New Pacific Islands Climate Storybook

Pacific Islands Climate Storybook Cover

A new Pacific Islands Climate Storybook comprehensively details community experiences in addressing the impacts of a changing climate in Pacific Island countries. The storybook reflects broad community engagement over a two-year period and incorporates experiential knowledge and scientific data. With emphasis on the vital need for climate early warning, the stories highlight the use of or need for climate services to increase community resilience to a changing climate.

In American Samoa, for example, lessons learned from a devastating drought considerably lessened the impacts of a later, even more severe drought. Constant monitoring of regional climate information and a public prepared to mitigate the risks made a striking difference. Because of early warnings, Manus residents in Papua New Guinea were ready to move uphill when an extremely rare, huge swell flooded their island. In Vanuatu, a guidebook and innovative animation are translating science from climate early warning systems into useable strategies for farmers and others especially vulnerable to climate variability. Planting taro deeply, for instance, allows roots to better reach water reserves. Removing all but two of the young shoots from parent banana trees and replanting them in different areas helps reduce water demands in the soil.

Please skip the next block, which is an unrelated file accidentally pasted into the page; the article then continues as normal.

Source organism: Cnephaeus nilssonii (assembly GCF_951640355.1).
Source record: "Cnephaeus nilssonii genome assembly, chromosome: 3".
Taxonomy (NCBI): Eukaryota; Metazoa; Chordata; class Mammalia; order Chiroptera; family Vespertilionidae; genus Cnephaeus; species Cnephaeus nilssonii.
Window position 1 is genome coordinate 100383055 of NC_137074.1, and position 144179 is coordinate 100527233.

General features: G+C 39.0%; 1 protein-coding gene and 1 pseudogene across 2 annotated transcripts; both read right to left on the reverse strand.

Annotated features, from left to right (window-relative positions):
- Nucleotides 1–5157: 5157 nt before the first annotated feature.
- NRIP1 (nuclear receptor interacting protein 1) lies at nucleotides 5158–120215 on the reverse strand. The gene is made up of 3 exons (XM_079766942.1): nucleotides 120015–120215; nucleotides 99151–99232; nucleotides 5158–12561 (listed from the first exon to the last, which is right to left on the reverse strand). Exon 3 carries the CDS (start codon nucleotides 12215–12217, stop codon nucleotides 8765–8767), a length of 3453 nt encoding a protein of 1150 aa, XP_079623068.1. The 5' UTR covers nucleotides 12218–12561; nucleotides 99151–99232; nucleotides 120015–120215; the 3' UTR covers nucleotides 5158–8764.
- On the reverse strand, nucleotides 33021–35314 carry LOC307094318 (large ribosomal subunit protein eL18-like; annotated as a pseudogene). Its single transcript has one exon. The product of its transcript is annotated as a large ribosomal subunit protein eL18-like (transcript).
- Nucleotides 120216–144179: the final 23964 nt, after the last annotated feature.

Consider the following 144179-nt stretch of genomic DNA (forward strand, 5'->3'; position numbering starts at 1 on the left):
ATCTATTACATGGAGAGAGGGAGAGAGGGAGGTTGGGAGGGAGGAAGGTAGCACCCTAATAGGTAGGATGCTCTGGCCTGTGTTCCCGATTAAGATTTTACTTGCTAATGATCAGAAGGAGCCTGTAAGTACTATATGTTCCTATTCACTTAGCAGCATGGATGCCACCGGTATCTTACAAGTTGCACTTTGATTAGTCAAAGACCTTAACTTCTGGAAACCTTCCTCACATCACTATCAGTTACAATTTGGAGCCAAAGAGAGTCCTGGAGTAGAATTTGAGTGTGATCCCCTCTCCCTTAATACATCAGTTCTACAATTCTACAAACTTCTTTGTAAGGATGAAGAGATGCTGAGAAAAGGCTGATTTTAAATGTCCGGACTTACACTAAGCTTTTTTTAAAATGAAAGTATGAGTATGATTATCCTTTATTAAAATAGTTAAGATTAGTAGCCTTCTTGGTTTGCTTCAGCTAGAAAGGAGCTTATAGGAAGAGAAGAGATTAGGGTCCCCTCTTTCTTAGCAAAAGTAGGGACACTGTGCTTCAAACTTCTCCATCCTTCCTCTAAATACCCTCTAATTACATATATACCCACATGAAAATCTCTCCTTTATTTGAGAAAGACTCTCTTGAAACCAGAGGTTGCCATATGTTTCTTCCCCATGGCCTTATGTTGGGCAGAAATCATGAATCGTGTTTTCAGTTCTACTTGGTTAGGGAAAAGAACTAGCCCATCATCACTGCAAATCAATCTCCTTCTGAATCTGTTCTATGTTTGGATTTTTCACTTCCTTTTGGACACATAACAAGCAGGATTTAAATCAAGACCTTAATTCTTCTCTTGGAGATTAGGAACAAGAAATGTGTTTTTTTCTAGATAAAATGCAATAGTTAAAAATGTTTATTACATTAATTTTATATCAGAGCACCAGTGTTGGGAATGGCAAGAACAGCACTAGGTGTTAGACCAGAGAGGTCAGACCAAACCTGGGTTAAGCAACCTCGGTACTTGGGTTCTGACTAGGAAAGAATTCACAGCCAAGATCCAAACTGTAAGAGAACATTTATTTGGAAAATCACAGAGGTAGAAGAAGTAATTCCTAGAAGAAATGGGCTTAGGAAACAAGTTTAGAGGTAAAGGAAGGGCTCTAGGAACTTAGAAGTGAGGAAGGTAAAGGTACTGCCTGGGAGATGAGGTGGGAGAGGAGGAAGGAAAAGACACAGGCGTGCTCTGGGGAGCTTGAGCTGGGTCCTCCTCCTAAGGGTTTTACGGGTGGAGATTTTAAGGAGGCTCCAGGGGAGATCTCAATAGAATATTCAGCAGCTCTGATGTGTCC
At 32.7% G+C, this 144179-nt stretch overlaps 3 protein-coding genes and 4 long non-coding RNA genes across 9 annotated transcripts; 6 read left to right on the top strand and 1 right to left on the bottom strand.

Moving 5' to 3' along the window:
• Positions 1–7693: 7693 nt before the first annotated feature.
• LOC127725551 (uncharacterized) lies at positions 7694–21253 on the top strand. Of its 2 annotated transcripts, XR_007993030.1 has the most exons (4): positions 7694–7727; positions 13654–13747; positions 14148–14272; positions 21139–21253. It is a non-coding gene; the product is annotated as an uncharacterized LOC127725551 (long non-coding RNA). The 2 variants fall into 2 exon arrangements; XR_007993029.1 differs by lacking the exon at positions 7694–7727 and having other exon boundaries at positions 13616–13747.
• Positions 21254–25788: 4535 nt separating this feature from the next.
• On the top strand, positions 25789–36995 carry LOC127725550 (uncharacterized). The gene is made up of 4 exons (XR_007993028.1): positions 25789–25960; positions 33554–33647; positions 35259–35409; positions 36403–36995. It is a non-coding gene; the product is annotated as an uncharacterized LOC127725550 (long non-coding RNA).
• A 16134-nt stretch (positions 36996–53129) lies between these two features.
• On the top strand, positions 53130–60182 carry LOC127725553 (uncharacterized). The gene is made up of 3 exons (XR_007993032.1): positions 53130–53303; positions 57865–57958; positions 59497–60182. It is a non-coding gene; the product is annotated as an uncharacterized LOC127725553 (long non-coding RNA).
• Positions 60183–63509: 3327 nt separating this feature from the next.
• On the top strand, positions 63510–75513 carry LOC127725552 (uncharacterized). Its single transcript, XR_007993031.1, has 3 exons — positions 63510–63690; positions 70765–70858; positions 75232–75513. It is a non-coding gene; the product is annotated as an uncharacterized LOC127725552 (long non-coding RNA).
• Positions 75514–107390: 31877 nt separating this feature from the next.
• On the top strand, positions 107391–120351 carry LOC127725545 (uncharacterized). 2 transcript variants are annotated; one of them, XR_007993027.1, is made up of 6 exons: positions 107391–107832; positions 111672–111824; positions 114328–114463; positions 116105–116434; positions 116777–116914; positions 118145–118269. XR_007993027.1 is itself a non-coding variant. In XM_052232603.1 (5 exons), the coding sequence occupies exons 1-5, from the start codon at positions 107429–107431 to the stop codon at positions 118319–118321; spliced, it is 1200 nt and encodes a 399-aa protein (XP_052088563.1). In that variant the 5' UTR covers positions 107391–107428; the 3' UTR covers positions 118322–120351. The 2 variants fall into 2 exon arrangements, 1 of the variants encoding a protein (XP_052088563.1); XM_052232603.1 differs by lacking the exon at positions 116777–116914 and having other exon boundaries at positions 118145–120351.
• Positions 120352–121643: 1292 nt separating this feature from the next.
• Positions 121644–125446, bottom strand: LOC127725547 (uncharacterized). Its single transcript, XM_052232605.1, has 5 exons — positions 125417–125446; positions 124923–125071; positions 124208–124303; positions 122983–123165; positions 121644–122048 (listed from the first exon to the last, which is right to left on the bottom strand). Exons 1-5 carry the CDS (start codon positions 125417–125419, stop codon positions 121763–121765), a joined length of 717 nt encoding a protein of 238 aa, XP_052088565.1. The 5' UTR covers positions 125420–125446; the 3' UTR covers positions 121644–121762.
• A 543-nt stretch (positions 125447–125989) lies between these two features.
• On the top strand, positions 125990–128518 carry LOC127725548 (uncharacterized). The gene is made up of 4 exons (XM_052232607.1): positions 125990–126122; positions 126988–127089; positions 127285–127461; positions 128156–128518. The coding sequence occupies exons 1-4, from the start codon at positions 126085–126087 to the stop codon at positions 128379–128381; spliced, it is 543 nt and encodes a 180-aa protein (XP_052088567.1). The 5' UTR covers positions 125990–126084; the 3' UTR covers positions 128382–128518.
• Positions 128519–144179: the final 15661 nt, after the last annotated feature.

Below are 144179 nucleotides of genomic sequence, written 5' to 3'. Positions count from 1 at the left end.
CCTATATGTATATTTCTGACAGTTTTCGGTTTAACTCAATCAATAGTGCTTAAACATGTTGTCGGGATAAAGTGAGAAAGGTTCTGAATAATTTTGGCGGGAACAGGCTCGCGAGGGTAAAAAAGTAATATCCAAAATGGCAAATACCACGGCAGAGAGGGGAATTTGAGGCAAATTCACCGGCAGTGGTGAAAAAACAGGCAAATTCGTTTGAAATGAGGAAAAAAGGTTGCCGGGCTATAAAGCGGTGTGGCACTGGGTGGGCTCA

The stories are an outcome of an extensive dialog process that joined those developing climate products and services for the Pacific Islands with those who will actually use the information to plan and adapt. With support provided through the U.S. Agency for International Development (USAID), the project was developed by the National Oceanic and Atmospheric Administration (NOAA) working closely with the Pacific Island Meteorological Services and numerous other partner organizations across the Pacific and beyond. 

The storybook incorporates technical material, process guides, and activities that were used to conduct the dialogs and build the stories. It conveys an approach that is easy for decision-makers to understand and apply, and may serve as a model for governments and other organizations that seek to engage communities in adapting to a changing climate.

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